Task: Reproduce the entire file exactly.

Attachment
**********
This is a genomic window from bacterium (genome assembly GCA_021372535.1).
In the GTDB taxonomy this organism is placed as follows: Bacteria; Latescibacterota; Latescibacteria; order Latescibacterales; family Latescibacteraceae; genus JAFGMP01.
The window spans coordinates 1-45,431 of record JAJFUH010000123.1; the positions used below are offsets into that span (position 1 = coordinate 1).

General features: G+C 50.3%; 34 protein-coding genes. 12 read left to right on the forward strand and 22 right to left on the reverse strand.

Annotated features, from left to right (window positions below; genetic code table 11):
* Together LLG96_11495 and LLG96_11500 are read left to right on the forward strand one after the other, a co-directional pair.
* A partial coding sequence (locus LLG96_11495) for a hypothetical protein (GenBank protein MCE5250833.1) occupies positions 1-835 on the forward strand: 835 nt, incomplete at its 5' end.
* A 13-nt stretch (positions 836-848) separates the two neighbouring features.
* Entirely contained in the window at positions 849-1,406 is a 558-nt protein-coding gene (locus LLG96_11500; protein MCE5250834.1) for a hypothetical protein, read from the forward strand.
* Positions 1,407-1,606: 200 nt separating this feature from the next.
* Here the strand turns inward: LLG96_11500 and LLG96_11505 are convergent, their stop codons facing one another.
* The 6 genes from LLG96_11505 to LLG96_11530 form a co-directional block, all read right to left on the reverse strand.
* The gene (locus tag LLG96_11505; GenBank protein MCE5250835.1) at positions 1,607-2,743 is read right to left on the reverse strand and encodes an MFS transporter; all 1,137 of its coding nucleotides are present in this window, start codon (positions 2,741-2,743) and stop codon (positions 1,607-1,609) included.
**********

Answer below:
This is a genomic window from bacterium (genome assembly GCA_021372535.1).
In the GTDB taxonomy this organism is placed as follows: Bacteria; Latescibacterota; Latescibacteria; order Latescibacterales; family Latescibacteraceae; genus JAFGMP01.
The window spans coordinates 1-45,431 of record JAJFUH010000123.1; the positions used below are offsets into that span (position 1 = coordinate 1).

General features: G+C 50.3%; 34 protein-coding genes. 12 read left to right on the forward strand and 22 right to left on the reverse strand.

Annotated features, from left to right (window positions below; genetic code table 11):
* Together LLG96_11495 and LLG96_11500 are read left to right on the forward strand one after the other, a co-directional pair.
* A partial coding sequence (locus LLG96_11495) for a hypothetical protein (GenBank protein MCE5250833.1) occupies positions 1-835 on the forward strand: 835 nt, incomplete at its 5' end.
* A 13-nt stretch (positions 836-848) separates the two neighbouring features.
* Entirely contained in the window at positions 849-1,406 is a 558-nt protein-coding gene (locus LLG96_11500; protein MCE5250834.1) for a hypothetical protein, read from the forward strand.
* Positions 1,407-1,606: 200 nt separating this feature from the next.
* Here the strand turns inward: LLG96_11500 and LLG96_11505 are convergent, their stop codons facing one another.
* The 6 genes from LLG96_11505 to LLG96_11530 form a co-directional block, all read right to left on the reverse strand.
* The gene (locus tag LLG96_11505; GenBank protein MCE5250835.1) at positions 1,607-2,743 is read right to left on the reverse strand and encodes an MFS transporter; all 1,137 of its coding nucleotides are present in this window, start codon (positions 2,741-2,743) and stop codon (positions 1,607-1,609) included.